Mark (left) and Ethan (right) sit on a set that is split in black and white with a countdown timer between them.
Mark (left) and Ethan (right) sit on a set that is split in black and white with a countdown timer between them.
Mark Fischbach (left) and Ethan Nestor (right) discuss the end of Unus Annus as the timer ticks down during the final live stream. Screenshot by the author.

On November 15, 2019, YouTube was introduced to something very strange.

On a brand-new channel, popular YouTubers Mark Fischbach and Ethan Nestor, dressed in white and black suits respectively, stood on a backdrop of a black and white spiral and made the most interesting channel introduction I’ve ever seen.

Mark and Ethan described how the channel would work. There would be daily uploads for exactly a year, 365 days. These videos would be of anything they wanted, made with reckless disregard of the YouTube algorithm. This wasn’t the most shocking part, however.

“In one year,” they explained in turns, “this channel and everything on it will be deleted.” …


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Image for post

What set Darkwood aside from other horror games this year?

It’s getting dark. You’re ages away from your base, low on ammo, and it’s just started to rain when you find a house to hide in while you catch your breath. In another room, a radio plays, and a rhythmic banging is accompanied by a woman’s voice, cracked with disuse and empty of any reason. Will she stay there forever, stuck in her cycle, or will you be forced to put what was once her out of its misery, like all the others?

Welcome to The Woods

Darkwood is a top-down survival horror game, released in 2017 by Acid Wizard Studio after three years of beta testing. It’s available on Steam and, surprisingly, the Nintendo eShop. The game has sky-high ratings across the board, with raving reviews from players that match the weirdly high download numbers it’s seen in recent months. …


A pencil drawing of a teenage girl in a tanktop and jeans. Multicolored paint splotches cover and surround the whole drawing.
A pencil drawing of a teenage girl in a tanktop and jeans. Multicolored paint splotches cover and surround the whole drawing.
Typical “Mary Sues” are young, overly sweet, and universally loved. Image by matthew bowen from Pixabay

When Rey was introduced as the protagonist of the new Star Wars trilogy in December of 2015, the internet’s reactions were, predictably, very mixed. Many little girls were absolutely thrilled to see someone like them up on the screen. Others were…less pleased.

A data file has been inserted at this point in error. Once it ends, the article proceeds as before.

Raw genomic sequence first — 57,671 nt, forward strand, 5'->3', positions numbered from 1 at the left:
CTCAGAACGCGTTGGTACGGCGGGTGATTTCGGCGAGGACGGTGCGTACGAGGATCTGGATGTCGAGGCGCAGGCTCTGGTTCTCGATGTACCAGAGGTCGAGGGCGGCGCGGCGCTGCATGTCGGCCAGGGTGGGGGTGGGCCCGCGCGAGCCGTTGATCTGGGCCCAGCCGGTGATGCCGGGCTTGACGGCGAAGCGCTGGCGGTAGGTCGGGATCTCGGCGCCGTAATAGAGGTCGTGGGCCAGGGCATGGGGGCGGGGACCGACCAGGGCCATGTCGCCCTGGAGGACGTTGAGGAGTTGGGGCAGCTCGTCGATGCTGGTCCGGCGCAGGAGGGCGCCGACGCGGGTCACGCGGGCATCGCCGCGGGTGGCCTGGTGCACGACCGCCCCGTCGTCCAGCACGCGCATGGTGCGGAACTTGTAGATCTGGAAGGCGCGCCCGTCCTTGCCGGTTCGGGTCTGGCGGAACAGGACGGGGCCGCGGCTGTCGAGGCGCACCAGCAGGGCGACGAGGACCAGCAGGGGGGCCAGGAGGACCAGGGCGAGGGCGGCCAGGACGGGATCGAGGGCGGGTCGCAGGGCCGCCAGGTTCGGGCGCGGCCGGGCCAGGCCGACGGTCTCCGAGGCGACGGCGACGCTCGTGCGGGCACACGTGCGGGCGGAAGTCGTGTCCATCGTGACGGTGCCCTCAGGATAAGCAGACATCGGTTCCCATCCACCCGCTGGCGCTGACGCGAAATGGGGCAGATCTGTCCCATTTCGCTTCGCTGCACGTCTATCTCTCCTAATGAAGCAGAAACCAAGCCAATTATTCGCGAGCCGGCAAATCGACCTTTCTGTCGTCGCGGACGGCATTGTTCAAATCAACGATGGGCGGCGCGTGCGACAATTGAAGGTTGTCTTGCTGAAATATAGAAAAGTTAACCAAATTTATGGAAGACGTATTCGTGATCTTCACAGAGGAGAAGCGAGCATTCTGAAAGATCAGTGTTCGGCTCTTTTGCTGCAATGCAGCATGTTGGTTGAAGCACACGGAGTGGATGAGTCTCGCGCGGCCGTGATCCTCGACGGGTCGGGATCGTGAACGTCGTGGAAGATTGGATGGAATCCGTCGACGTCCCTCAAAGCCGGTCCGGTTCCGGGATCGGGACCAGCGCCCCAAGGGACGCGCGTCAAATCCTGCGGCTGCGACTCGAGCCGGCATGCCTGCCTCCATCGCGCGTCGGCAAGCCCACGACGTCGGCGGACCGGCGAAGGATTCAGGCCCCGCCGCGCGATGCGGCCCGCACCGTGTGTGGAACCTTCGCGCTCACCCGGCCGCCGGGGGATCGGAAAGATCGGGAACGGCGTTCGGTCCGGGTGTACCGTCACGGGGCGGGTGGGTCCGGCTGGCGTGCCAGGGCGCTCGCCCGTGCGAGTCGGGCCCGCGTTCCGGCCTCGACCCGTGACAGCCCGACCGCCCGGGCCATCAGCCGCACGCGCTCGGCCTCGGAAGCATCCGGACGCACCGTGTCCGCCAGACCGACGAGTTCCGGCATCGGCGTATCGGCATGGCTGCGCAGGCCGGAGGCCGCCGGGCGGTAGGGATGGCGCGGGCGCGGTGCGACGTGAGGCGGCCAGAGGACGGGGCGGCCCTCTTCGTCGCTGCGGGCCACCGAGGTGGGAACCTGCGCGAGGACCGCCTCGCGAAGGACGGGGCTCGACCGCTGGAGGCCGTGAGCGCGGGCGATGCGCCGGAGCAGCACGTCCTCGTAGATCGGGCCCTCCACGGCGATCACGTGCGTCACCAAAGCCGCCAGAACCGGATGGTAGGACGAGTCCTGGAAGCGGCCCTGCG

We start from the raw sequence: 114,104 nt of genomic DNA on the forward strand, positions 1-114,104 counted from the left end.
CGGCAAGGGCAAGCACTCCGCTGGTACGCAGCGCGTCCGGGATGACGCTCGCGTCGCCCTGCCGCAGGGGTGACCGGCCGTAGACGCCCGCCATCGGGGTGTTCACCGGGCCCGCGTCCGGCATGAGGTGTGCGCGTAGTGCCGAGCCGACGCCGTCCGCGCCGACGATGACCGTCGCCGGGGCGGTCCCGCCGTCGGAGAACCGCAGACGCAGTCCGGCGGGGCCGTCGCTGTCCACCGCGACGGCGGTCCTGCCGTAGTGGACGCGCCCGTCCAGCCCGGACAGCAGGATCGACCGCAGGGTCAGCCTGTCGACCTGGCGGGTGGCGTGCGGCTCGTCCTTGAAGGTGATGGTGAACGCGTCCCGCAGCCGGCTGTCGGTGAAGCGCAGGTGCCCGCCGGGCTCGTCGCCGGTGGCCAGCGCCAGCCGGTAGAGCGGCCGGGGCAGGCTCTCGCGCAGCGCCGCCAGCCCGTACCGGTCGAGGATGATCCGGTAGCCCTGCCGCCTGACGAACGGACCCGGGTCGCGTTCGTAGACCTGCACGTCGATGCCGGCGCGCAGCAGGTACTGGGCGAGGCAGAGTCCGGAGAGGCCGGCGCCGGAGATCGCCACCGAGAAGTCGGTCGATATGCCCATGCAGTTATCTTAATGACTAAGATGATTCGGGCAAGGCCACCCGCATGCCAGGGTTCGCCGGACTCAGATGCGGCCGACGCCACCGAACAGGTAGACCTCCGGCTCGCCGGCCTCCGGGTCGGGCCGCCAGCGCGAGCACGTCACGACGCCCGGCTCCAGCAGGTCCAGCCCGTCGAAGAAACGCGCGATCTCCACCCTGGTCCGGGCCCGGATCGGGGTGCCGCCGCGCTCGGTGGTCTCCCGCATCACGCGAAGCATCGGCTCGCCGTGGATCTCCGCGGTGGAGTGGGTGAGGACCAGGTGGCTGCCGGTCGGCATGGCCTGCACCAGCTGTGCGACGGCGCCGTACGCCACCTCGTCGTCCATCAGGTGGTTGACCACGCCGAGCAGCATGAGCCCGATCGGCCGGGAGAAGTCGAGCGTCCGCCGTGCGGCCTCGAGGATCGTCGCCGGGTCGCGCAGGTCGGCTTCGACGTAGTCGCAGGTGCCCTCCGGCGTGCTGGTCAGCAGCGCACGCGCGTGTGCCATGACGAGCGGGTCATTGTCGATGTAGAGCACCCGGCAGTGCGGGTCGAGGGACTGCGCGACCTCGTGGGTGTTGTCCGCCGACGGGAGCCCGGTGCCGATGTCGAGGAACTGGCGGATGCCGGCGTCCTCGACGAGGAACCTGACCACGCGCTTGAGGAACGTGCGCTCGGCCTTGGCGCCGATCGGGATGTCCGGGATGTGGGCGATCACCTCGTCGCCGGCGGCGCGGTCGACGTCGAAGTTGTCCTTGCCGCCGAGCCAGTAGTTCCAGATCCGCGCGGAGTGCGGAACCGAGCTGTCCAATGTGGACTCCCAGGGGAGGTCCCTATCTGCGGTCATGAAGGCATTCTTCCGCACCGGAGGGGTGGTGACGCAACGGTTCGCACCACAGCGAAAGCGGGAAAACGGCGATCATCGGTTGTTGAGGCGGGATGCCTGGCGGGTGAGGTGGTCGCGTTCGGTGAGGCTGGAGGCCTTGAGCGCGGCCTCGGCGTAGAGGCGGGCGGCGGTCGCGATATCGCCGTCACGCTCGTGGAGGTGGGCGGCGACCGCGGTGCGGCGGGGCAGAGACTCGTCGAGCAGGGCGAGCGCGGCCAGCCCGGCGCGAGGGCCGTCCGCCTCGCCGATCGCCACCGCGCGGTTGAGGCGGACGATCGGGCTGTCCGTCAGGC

True fandom die-hards came out of the woodwork to scream their frustration at the writing of the new trilogy, the poor treatment of the characters they loved, and, most of all, the new protagonist, who quickly gained one of the most infamous titles in fandom: Mary Sue.

The moniker is frequently thrown around for female leads in fiction, and it's one of the most universally hated character types. …


A campfire burns orange on black and red coals.
A campfire burns orange on black and red coals.
Bonfires are a popular way to celebrate Guy Fawkes Day. Image from Wix.

On any normal, chilly November 5th, my family would be gathered around a bonfire. Sometimes, this is with family and friends, a roaring thing on a bigger property, kicked off with fireworks, and finished with hot apple cider. Others, it’s a simple backyard campfire over which my brother and I argue about who gets the best spot to roast marshmallows for smores.

Guy Fawkes Day is a distinctly British holiday celebrated on November 5th. It’s a celebration of a famous plot to assassinate the king and replace him with a Catholic head of state, which failed spectacularly, and is named after one of its instigators. The plan, brought about by the group’s discontent with the Protestant church leading England for so long, had been to use hundreds of pounds of gunpowder to blow up the Houses of Parliament, killing the legislators and the king, who were to meet inside that day. …


Two dictionaries, one standing that reads “Merriam-Webster’s Fandom Dictionary”, one lying open and flat in front of it.
Two dictionaries, one standing that reads “Merriam-Webster’s Fandom Dictionary”, one lying open and flat in front of it.
Image altered by the author.

As with any subculture, fandoms have their own language for referring to the things that their community interacts with or creates. Fans coin terms to refer to the things that come up most often in their discussions about their base media.

There are many terms and phrases that are specific to individual fandoms, but given that there are quite a few of these, I think it’s best that, for now, we stick to the terms most often used in wider fan culture across media.

Let’s define some terms.